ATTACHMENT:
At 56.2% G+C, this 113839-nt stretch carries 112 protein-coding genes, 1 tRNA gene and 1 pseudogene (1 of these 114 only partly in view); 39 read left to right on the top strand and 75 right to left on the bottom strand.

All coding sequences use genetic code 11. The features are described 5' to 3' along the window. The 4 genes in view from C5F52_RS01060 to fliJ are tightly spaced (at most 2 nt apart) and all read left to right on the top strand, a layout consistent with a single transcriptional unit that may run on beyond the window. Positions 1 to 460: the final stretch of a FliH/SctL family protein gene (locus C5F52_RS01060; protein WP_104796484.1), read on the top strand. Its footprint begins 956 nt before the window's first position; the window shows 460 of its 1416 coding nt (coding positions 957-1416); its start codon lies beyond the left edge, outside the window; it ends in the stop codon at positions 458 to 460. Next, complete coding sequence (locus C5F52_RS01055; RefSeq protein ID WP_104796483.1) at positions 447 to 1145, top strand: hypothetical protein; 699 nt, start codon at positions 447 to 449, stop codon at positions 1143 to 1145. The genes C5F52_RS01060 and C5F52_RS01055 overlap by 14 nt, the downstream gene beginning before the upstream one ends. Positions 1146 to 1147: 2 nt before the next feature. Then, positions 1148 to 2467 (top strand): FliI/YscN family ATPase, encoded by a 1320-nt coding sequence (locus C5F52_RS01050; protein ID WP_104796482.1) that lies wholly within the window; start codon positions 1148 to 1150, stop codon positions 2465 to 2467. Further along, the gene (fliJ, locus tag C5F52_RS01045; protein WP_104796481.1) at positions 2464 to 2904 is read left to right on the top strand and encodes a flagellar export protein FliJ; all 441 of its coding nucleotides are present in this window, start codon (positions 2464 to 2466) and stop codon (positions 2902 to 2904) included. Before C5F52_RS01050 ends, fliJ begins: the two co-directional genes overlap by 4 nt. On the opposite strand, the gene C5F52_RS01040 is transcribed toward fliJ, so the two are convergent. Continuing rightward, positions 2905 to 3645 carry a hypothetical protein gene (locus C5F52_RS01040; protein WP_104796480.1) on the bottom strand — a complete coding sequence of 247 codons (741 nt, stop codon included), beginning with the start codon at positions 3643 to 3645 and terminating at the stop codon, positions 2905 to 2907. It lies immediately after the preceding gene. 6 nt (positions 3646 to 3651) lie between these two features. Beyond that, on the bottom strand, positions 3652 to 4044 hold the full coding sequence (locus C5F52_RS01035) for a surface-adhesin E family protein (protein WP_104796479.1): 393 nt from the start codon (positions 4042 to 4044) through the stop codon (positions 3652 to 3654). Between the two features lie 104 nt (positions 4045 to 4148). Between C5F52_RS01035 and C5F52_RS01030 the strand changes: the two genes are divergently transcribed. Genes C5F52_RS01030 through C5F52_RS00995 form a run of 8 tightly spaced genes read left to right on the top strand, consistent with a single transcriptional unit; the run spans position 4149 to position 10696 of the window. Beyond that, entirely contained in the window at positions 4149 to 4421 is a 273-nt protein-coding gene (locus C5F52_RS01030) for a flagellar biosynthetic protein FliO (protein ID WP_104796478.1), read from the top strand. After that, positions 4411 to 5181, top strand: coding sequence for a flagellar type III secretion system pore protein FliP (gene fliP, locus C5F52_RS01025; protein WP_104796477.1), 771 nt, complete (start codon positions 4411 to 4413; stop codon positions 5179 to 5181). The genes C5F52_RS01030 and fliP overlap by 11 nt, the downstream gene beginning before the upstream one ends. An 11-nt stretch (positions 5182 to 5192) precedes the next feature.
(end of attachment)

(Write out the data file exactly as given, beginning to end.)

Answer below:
At 56.2% G+C, this 113839-nt stretch carries 112 protein-coding genes, 1 tRNA gene and 1 pseudogene (1 of these 114 only partly in view); 39 read left to right on the top strand and 75 right to left on the bottom strand.

All coding sequences use genetic code 11. The features are described 5' to 3' along the window. The 4 genes in view from C5F52_RS01060 to fliJ are tightly spaced (at most 2 nt apart) and all read left to right on the top strand, a layout consistent with a single transcriptional unit that may run on beyond the window. Positions 1 to 460: the final stretch of a FliH/SctL family protein gene (locus C5F52_RS01060; protein WP_104796484.1), read on the top strand. Its footprint begins 956 nt before the window's first position; the window shows 460 of its 1416 coding nt (coding positions 957-1416); its start codon lies beyond the left edge, outside the window; it ends in the stop codon at positions 458 to 460. Next, complete coding sequence (locus C5F52_RS01055; RefSeq protein ID WP_104796483.1) at positions 447 to 1145, top strand: hypothetical protein; 699 nt, start codon at positions 447 to 449, stop codon at positions 1143 to 1145. The genes C5F52_RS01060 and C5F52_RS01055 overlap by 14 nt, the downstream gene beginning before the upstream one ends. Positions 1146 to 1147: 2 nt before the next feature. Then, positions 1148 to 2467 (top strand): FliI/YscN family ATPase, encoded by a 1320-nt coding sequence (locus C5F52_RS01050; protein ID WP_104796482.1) that lies wholly within the window; start codon positions 1148 to 1150, stop codon positions 2465 to 2467. Further along, the gene (fliJ, locus tag C5F52_RS01045; protein WP_104796481.1) at positions 2464 to 2904 is read left to right on the top strand and encodes a flagellar export protein FliJ; all 441 of its coding nucleotides are present in this window, start codon (positions 2464 to 2466) and stop codon (positions 2902 to 2904) included. Before C5F52_RS01050 ends, fliJ begins: the two co-directional genes overlap by 4 nt. On the opposite strand, the gene C5F52_RS01040 is transcribed toward fliJ, so the two are convergent. Continuing rightward, positions 2905 to 3645 carry a hypothetical protein gene (locus C5F52_RS01040; protein WP_104796480.1) on the bottom strand — a complete coding sequence of 247 codons (741 nt, stop codon included), beginning with the start codon at positions 3643 to 3645 and terminating at the stop codon, positions 2905 to 2907. It lies immediately after the preceding gene. 6 nt (positions 3646 to 3651) lie between these two features. Beyond that, on the bottom strand, positions 3652 to 4044 hold the full coding sequence (locus C5F52_RS01035) for a surface-adhesin E family protein (protein WP_104796479.1): 393 nt from the start codon (positions 4042 to 4044) through the stop codon (positions 3652 to 3654). Between the two features lie 104 nt (positions 4045 to 4148). Between C5F52_RS01035 and C5F52_RS01030 the strand changes: the two genes are divergently transcribed. Genes C5F52_RS01030 through C5F52_RS00995 form a run of 8 tightly spaced genes read left to right on the top strand, consistent with a single transcriptional unit; the run spans position 4149 to position 10696 of the window. Beyond that, entirely contained in the window at positions 4149 to 4421 is a 273-nt protein-coding gene (locus C5F52_RS01030) for a flagellar biosynthetic protein FliO (protein ID WP_104796478.1), read from the top strand. After that, positions 4411 to 5181, top strand: coding sequence for a flagellar type III secretion system pore protein FliP (gene fliP, locus C5F52_RS01025; protein WP_104796477.1), 771 nt, complete (start codon positions 4411 to 4413; stop codon positions 5179 to 5181). The genes C5F52_RS01030 and fliP overlap by 11 nt, the downstream gene beginning before the upstream one ends. An 11-nt stretch (positions 5182 to 5192) precedes the next feature.